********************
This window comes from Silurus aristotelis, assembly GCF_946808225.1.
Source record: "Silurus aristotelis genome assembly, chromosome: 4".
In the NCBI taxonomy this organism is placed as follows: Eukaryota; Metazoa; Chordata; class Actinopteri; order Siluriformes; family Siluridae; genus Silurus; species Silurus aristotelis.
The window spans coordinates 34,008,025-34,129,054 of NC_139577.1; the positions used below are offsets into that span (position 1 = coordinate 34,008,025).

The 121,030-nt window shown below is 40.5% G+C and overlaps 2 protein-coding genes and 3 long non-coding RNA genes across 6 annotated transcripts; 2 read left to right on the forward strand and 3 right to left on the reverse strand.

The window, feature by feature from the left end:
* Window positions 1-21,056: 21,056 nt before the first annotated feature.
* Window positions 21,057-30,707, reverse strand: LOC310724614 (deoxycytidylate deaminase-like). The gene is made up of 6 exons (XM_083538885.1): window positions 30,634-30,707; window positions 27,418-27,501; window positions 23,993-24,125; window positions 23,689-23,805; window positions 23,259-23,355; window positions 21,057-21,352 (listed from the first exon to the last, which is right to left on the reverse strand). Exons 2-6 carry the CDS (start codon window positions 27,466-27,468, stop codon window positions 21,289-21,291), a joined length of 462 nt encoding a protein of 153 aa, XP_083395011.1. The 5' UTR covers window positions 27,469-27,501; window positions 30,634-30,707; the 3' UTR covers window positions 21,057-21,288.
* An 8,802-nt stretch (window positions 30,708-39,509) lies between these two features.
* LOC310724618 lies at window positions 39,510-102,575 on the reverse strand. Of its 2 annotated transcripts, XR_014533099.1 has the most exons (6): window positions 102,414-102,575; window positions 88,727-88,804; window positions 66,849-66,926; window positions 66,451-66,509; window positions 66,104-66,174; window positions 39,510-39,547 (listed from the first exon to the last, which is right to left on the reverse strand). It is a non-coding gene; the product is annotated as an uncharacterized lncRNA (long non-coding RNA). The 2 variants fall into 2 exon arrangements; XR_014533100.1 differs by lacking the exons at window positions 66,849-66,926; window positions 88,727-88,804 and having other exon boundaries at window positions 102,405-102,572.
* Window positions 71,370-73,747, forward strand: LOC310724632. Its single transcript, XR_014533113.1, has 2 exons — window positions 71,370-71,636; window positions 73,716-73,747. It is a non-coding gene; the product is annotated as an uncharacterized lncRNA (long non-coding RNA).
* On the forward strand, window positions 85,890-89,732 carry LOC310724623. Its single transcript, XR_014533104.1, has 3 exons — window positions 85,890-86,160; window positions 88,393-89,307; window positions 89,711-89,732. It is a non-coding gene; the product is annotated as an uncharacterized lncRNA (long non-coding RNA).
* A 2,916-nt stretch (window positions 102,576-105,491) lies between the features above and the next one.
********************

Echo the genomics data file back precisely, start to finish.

This window comes from Silurus aristotelis, assembly GCF_946808225.1.
Source record: "Silurus aristotelis genome assembly, chromosome: 4".
In the NCBI taxonomy this organism is placed as follows: Eukaryota; Metazoa; Chordata; class Actinopteri; order Siluriformes; family Siluridae; genus Silurus; species Silurus aristotelis.
The window spans coordinates 34,008,025-34,129,054 of NC_139577.1; the positions used below are offsets into that span (position 1 = coordinate 34,008,025).

The 121,030-nt window shown below is 40.5% G+C and overlaps 2 protein-coding genes and 3 long non-coding RNA genes across 6 annotated transcripts; 2 read left to right on the forward strand and 3 right to left on the reverse strand.

The window, feature by feature from the left end:
* Window positions 1-21,056: 21,056 nt before the first annotated feature.
* Window positions 21,057-30,707, reverse strand: LOC310724614 (deoxycytidylate deaminase-like). The gene is made up of 6 exons (XM_083538885.1): window positions 30,634-30,707; window positions 27,418-27,501; window positions 23,993-24,125; window positions 23,689-23,805; window positions 23,259-23,355; window positions 21,057-21,352 (listed from the first exon to the last, which is right to left on the reverse strand). Exons 2-6 carry the CDS (start codon window positions 27,466-27,468, stop codon window positions 21,289-21,291), a joined length of 462 nt encoding a protein of 153 aa, XP_083395011.1. The 5' UTR covers window positions 27,469-27,501; window positions 30,634-30,707; the 3' UTR covers window positions 21,057-21,288.
* An 8,802-nt stretch (window positions 30,708-39,509) lies between these two features.
* LOC310724618 lies at window positions 39,510-102,575 on the reverse strand. Of its 2 annotated transcripts, XR_014533099.1 has the most exons (6): window positions 102,414-102,575; window positions 88,727-88,804; window positions 66,849-66,926; window positions 66,451-66,509; window positions 66,104-66,174; window positions 39,510-39,547 (listed from the first exon to the last, which is right to left on the reverse strand). It is a non-coding gene; the product is annotated as an uncharacterized lncRNA (long non-coding RNA). The 2 variants fall into 2 exon arrangements; XR_014533100.1 differs by lacking the exons at window positions 66,849-66,926; window positions 88,727-88,804 and having other exon boundaries at window positions 102,405-102,572.
* Window positions 71,370-73,747, forward strand: LOC310724632. Its single transcript, XR_014533113.1, has 2 exons — window positions 71,370-71,636; window positions 73,716-73,747. It is a non-coding gene; the product is annotated as an uncharacterized lncRNA (long non-coding RNA).
* On the forward strand, window positions 85,890-89,732 carry LOC310724623. Its single transcript, XR_014533104.1, has 3 exons — window positions 85,890-86,160; window positions 88,393-89,307; window positions 89,711-89,732. It is a non-coding gene; the product is annotated as an uncharacterized lncRNA (long non-coding RNA).
* A 2,916-nt stretch (window positions 102,576-105,491) lies between the features above and the next one.